If you have ever had a head cold or suffer from chronic sinus infections, you know how uncomfortable it is to have your nose stuffed up. While you can take a warm shower to open up your nasal passages or take a decongestant, many people have found out that using a teapot-like vessel (like the Neti Pot) is the best way to open up the nasal cavity and irrigate the mucus out.
However, it wasn’t all clear noses and sinuses for this Seattle woman. A 69-year-old woman died in February 2018 after undergoing brain surgery at Swedish Medical Center, the largest nonprofit health provider in Seattle. The woman came into the hospital and while she was in surgery doctors claimed, there was “amoeba all over the place just eating brain cells.”
The International Journal of Infectious Diseases recently published a study focusing on the woman and how she introduced a brain-eating amoeba into her nose.
According to the study, the woman had suffered chronic sinus infections and while her doctor prescribed her medication, it didn’t seem to help. The Otolaryngology department suggested she use a saline irrigation to clear up her sinuses. The woman used the Neti Pot with filtered tap water she poured out of a Brita pitcher. About a month of using this, the woman had not only failed to clear her sinuses, but she had developed a rash on the outside of her nose.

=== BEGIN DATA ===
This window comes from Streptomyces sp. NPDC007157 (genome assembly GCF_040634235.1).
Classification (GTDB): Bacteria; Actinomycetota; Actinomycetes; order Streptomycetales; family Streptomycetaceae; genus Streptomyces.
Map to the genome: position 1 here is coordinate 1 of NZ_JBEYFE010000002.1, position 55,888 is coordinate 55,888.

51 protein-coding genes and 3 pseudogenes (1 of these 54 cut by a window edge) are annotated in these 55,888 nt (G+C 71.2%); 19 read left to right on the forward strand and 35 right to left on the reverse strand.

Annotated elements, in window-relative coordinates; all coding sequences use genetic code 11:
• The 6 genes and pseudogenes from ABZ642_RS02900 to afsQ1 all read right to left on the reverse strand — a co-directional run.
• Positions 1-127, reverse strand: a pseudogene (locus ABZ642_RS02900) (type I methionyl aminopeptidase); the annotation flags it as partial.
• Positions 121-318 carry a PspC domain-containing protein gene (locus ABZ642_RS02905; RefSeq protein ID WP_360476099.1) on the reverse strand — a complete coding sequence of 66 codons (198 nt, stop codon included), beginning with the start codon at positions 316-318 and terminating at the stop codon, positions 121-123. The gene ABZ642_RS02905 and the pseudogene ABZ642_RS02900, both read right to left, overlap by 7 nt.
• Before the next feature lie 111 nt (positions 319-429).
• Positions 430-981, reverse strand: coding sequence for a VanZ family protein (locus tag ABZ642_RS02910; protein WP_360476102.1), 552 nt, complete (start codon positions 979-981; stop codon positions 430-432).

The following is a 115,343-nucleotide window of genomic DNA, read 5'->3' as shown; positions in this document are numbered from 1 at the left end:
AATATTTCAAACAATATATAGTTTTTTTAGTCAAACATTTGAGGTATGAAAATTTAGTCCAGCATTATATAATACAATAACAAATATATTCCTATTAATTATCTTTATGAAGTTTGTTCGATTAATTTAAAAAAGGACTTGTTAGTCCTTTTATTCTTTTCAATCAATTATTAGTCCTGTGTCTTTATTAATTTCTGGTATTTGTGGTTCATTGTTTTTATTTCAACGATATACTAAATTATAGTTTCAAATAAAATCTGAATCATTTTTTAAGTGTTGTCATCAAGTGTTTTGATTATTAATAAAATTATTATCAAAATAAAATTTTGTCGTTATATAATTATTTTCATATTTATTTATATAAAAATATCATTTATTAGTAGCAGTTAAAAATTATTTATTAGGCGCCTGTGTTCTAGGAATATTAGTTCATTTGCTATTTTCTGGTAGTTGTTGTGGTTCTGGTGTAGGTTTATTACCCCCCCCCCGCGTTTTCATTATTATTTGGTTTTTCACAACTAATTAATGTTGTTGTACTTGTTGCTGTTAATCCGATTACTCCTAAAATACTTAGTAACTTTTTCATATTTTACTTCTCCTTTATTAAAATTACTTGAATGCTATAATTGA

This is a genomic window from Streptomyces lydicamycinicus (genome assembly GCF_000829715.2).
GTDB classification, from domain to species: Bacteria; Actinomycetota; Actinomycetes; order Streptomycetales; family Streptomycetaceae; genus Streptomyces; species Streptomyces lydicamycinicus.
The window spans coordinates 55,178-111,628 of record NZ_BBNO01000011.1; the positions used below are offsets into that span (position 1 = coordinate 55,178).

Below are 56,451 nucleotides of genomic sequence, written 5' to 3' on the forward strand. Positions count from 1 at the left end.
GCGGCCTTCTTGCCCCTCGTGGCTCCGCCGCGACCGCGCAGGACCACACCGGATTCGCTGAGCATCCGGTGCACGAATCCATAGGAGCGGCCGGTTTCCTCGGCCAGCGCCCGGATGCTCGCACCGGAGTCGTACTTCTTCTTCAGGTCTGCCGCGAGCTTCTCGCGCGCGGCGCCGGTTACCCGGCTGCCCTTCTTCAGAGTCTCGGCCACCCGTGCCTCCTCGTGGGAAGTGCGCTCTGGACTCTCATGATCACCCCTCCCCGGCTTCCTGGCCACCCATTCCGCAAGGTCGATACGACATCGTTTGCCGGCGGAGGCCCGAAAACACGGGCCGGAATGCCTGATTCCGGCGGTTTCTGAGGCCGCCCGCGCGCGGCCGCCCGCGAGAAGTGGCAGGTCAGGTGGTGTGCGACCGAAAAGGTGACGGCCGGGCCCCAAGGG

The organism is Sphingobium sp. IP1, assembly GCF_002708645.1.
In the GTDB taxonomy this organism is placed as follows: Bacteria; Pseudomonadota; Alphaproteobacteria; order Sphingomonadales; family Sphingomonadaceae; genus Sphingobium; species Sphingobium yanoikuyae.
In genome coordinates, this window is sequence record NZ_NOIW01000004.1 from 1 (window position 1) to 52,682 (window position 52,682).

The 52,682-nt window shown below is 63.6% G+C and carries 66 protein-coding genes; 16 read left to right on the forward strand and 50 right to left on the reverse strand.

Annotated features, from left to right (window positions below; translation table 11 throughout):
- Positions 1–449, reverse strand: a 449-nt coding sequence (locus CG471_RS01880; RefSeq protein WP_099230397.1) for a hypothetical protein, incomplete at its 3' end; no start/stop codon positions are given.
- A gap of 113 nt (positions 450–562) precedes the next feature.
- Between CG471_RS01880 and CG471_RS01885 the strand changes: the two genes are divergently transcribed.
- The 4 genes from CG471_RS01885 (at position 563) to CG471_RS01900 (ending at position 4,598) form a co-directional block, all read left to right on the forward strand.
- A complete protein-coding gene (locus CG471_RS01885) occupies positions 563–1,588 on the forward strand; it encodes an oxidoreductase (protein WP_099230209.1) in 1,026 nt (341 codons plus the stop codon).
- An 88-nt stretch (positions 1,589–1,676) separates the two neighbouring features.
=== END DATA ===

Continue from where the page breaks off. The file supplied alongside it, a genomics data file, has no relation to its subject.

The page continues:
A year later the woman suffered a seizure, and doctors went in to see if the woman was suffering from such infections as live amoebas. Health officials agreed that the woman had Balamuthia Mandrillaris, a rare brain-eating amoeba infection. After performing surgery, the hospital contacted the CDC where they administered antimicrobial therapy on the woman.
One week later the woman was comatose, and the family decided to withdraw life support.
Cases of Balamuthia are rare, but the deadly infection has been seen in three separate cases between 2008 and 2017.
The U.S. Food and Drug Administration shares that tap water, filtered or not, is not safe to use in nasal rinses because it contains tiny organisms that your stomach acid can break down and destroy but that can cause havoc in your sinus cavities. The FDA recommends using distilled, sterile water or boiled and cooled tap water for nasal rise devices.
Editor’s note: This article was originally published on December 10, 2018.